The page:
Solid State Drive vs Hard Drive
Until recently, computer buyers had a very small choice of what kind of memory to stock their laptop or desktop computer. If he bought an ultrabook, he probably had a solid state drive (SSD). Any other desktop or laptop equipment had a hard disk drive (HDD). Now you can configure your system with an HDD or SSD, or in some cases both. But how to choose?
We explain the differences between SSDs and HDDs, showing their pros and cons to help you choose.
A traditional hard disk drive is a device used to store non-volatile information on a computer. This means that the information on it does not “disappear” when the system is turned off, as is the case with data stored in RAM. HDDs are essentially made up of a metal plate coated with a magnetic coating that stores data. The rotating discs are read by the head on the shoulder.
The SSD is functionally all the same as an HDD, but the data is stored in connected flash memory chips. SSDs can be permanently installed on the motherboard, or in a field that is the size and shape of a standard drive. SSD flash memory chips are of a different type than is used in USB flash drives and are usually faster, and more reliable. SSDs are therefore more expensive than USB flash drives with the same capacity.
What distinguishes both types of drives fundamentally is the price. In order to understand the reason, we would have to analyze the economic laws of supply and demand when introducing market novelties, as production costs are less important here.
The standard for newly purchased laptops is a 500GB hard disk drive. The same SSD capacity would increase the value of the equipment so much that many people would not decide to buy it. A temporary solution, therefore, is to use two HDDs, SSD for the operating system and larger HDD for data in the devices that allow it. There are also hybrid drives, which are a combination of SSD and HDD, but these so far show a considerable failure and are not worth recommending.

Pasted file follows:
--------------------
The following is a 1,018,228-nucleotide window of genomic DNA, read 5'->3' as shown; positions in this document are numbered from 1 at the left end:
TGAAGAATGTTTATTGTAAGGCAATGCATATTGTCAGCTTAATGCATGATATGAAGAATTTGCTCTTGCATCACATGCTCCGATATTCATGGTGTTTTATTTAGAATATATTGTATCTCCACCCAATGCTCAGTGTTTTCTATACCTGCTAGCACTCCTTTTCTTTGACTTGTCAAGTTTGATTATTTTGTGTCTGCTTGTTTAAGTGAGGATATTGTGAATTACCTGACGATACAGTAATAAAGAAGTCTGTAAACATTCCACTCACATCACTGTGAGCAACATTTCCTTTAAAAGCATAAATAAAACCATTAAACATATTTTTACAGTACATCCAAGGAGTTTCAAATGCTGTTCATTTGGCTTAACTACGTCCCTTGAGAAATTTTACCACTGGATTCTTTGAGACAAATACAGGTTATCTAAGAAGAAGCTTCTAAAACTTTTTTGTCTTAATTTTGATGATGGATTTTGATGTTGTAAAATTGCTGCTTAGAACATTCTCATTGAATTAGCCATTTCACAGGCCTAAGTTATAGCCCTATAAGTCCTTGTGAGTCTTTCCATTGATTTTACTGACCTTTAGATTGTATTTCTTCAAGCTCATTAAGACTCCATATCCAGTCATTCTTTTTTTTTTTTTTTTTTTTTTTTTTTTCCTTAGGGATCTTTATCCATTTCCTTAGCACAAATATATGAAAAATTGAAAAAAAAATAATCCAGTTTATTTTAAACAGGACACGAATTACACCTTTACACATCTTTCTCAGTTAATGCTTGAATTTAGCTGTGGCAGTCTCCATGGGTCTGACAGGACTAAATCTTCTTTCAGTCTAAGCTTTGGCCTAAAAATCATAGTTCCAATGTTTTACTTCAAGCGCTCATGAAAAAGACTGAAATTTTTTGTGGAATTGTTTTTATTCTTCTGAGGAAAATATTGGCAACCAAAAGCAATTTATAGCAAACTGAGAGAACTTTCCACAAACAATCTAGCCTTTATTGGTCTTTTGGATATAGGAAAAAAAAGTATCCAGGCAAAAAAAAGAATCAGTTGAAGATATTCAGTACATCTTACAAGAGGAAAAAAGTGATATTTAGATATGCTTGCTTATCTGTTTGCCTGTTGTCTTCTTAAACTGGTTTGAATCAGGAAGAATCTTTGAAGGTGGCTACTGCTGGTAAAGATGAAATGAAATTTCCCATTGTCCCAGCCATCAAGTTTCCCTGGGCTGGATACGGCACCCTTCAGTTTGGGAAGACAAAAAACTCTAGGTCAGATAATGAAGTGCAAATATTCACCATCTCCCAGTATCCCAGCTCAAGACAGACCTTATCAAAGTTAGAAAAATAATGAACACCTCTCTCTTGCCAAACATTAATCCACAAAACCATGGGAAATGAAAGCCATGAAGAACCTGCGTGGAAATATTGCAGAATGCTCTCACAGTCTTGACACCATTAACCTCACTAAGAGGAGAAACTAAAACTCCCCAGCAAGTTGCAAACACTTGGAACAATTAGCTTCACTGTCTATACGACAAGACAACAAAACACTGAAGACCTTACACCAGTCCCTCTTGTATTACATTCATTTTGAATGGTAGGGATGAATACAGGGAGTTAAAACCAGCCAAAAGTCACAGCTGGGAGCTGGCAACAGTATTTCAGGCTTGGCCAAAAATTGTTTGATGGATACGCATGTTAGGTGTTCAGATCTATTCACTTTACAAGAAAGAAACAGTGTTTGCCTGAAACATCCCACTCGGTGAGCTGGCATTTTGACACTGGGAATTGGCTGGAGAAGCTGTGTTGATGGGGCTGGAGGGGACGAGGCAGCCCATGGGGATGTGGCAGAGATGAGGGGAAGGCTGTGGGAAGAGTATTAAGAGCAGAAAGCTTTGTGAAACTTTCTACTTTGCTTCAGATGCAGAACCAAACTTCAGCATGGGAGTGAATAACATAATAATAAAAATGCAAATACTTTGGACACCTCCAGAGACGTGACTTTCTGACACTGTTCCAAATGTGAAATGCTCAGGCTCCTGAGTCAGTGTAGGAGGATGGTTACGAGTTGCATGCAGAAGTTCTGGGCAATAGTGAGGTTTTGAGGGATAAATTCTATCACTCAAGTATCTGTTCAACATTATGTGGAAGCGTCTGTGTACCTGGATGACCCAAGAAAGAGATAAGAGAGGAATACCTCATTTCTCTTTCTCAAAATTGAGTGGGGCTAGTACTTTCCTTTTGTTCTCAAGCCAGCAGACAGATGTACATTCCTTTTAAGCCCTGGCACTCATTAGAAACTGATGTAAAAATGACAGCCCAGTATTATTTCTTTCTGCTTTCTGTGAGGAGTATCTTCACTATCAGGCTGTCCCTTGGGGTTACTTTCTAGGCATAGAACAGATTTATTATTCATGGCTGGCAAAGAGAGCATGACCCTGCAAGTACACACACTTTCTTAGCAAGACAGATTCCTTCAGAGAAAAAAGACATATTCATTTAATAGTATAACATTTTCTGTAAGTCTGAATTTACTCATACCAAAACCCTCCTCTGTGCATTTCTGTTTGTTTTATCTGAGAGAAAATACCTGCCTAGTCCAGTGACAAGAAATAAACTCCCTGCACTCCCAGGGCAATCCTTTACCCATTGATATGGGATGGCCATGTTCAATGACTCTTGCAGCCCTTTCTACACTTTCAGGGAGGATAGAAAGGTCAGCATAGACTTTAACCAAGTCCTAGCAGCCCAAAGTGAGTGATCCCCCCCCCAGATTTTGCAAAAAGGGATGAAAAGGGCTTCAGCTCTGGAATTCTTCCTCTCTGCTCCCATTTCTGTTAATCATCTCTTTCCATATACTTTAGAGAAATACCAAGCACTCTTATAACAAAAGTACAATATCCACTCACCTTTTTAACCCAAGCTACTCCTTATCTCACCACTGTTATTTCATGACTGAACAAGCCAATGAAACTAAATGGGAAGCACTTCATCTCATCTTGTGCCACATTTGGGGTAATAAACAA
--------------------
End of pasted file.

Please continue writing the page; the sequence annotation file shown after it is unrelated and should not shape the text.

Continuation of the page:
Speed: Solid State Drive vs Hard Drive
What the SSD shines in is speed. Loading the system takes an unparalleled amount of time, and any disk operations leave the HDD behind. This is influenced by many factors, such as the way the system is fragmented.
The SSD does not contain moving parts, so it is more durable, especially during falls and shocks. Most hard drives park the head while the system is switched off, but while the readers are flying over the drive platter, a few nanometers away.
Since HDDs consist of rotating discs, there is also a limit to their miniaturization. In the case of SSDs, this problem disappears.
Even the quietest drive emits some noise when in use. The drive system of the platter, the head arm, has to make sounds. Often they are the bigger, the faster the drive is. SSDs emit practically no noise because they are non-mechanical.
Solid State Drive vs Hard Drive: summary
Hard drives win on price, performance and availability. SSDs work best if speed, strength, shape factor, noise or fragmentation (technically part of the speed) are important factors for the owner.
In terms of durability, while it is true that SSDs wear out over time (all cells in the flash bank can be written and deleted a limited number of times), thanks to TRIM technology, which dynamically optimizes the cycles read, aging slows down.
It is not known whether SSDs will completely replace traditional hard drives. SSD prices are going down, but they are still too expensive to completely replace terabytes of data from users’ computers.